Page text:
Chinese Lore- Legendary Chinese bows (1)

I almost forgot about today’s post but luckily I seemed to have developed some kind of reflex around posting on Mondays and Fridays (not bad since it’s close but not yet half a year since I started this blog).

Anyway, I have to admit that I’m still on my lethargy phase with respect to novel writing and random writing (except for the Live and Let Live series). At the Citadel, I’m cooking up another submission for the Villain quest and doing a whole bunch of research-based writing based on ancient China. So today I will be sharing some of these here.

Descriptive writing has ever been my short point so I’m going to point everyone to the following link containing pictures of these legendary bows: http://baike.baidu.com/view/1300606.htm”>. Note that the picture for no. 8 detailed here is missing as well as those for no. 5, 4 and 2 that will be posed up the coming Monday.

No. 10: The Dragon Tongue

Construction/Special Properties: reputedly its bowstring is made from the sinew of a dragon, giving it high speed and accuracy.

Lore: In the era of the Three Kingdoms, Lu Bu, the greatest warrior of that era, had used the Dragon Tongue to successfully shoot his halberd, thereby averting the awkward situation when Yuan Shu sent an emissary to force him to join in invading Liu Bei’s stronghold

No. 9: The Travelling Son

Construction/Special Properties: A strong bow, whose arrows fly at the speed that a *travelling son eager for homecoming wishes to travel at

Lore: the weapon of Hua Rong, ranked ninth among the one hundred and eight generals of the Water Margin (one of the 4 Chinese classics in literature) heroes, which together make up a grass-root rebellion group in the Northern Song dynasty.

Note: a travelling son is a generic term in ancient China for a son who is currently living far away from his parents. Back then, there’s a kind of a cultural dogma that’s against being apart from your parents encapsulated in the saying “when your parents are around, one should not travel far”. In reality, of course, some still do, especially for scholars for the purpose of studying and then later on if they become an official.

No. 8: The Divine Arm

Construction/Special Properties: Actually a crossbow whose body is made from a particular specie of mulberry trees, whose bowstring is made from silk, with the end of the bow being made of sandalwood and iron/steel making up the mechanic parts.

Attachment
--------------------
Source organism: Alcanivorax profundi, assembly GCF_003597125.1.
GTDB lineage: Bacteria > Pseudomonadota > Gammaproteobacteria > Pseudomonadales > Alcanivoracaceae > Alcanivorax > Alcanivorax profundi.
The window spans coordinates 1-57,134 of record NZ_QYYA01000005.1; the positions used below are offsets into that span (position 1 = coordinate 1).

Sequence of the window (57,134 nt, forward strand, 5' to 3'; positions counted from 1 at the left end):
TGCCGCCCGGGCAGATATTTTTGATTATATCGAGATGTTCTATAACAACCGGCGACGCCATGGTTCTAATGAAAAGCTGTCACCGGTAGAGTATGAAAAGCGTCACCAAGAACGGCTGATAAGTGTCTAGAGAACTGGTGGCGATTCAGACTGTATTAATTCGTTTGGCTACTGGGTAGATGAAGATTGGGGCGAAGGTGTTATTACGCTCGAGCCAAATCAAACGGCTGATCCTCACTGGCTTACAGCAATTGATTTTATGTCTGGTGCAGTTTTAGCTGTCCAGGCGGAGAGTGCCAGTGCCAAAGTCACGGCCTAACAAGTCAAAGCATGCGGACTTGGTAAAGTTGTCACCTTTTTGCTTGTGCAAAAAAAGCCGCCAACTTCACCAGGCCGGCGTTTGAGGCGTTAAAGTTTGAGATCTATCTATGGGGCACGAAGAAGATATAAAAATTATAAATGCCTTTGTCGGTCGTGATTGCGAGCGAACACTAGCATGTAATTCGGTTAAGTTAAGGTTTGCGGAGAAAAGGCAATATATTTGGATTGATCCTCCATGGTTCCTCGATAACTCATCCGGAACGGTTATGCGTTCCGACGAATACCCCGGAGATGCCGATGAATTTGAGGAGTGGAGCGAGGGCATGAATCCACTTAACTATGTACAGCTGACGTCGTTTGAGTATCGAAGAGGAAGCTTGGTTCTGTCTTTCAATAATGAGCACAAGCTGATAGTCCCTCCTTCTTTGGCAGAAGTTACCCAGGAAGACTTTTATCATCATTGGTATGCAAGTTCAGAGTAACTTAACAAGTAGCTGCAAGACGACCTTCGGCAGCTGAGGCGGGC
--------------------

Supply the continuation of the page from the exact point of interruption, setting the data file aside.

Lore: Some say it is wielded by the patriotic general Yue Fei who was instrumental in repelling the Jurchen invaders in the Southern Song dynasty but died at the hands of the corrupt official Qin Hui. Others say that it the multiple-shot crossbow invented by Zhuge Liang in the era of the Three Kingdoms.

No. 7: The Sentient Treasure

Lore: the weapon of Li Guang, a valiant general of the Western Han dynasty who was instrumental in repelling the Xiong Nu invaders (a race of nomads dominant in Central East Asia) and was given the nickname of General Fei or Flying General by them.

It was said that one day when Li Guang was out hunting, he saw a tiger crouching amidst a bush from afar and shot it. When he walked close, he found that it was actually just a stone but the arrow has sunk deep within the stone. Apparently a poet in the Tang dynasty had composed a poem that detailed this event.

No. 6: The Ten-thousand Stone

Construction/Special Properties: Composed from purple sandalwood that are harder than steel but much lighter

Lore: the weapon of Huang Zhong, one of the five Tiger General of the Shu Kingdom of the era of the Three Kingdoms (the others were Guan Yu, Zhang Fei, Zhao Yun and Ma Chao, basically the five greatest warriors of Shu). Huang Zhong was the eldest among them (in fact substantially older than the others) but he was such a valiant warrior that he managed to slay Xia Hou Yuan, cousin to Cao Cao and one of his eight Tiger Riders. Consequently, Huang Zhong was a classic image for a healthy and capable elder in Chinese culture. The name of this bow was a reference to weight (stone is a unit of measurement in ancient China since it was said that Huang Zhong can wield a bow that has the strength of two stones (a little over 19kg in modern terms) i.e. one needs to exert about 19kg of force to use such a bow. It was also said that he never missed a shot.

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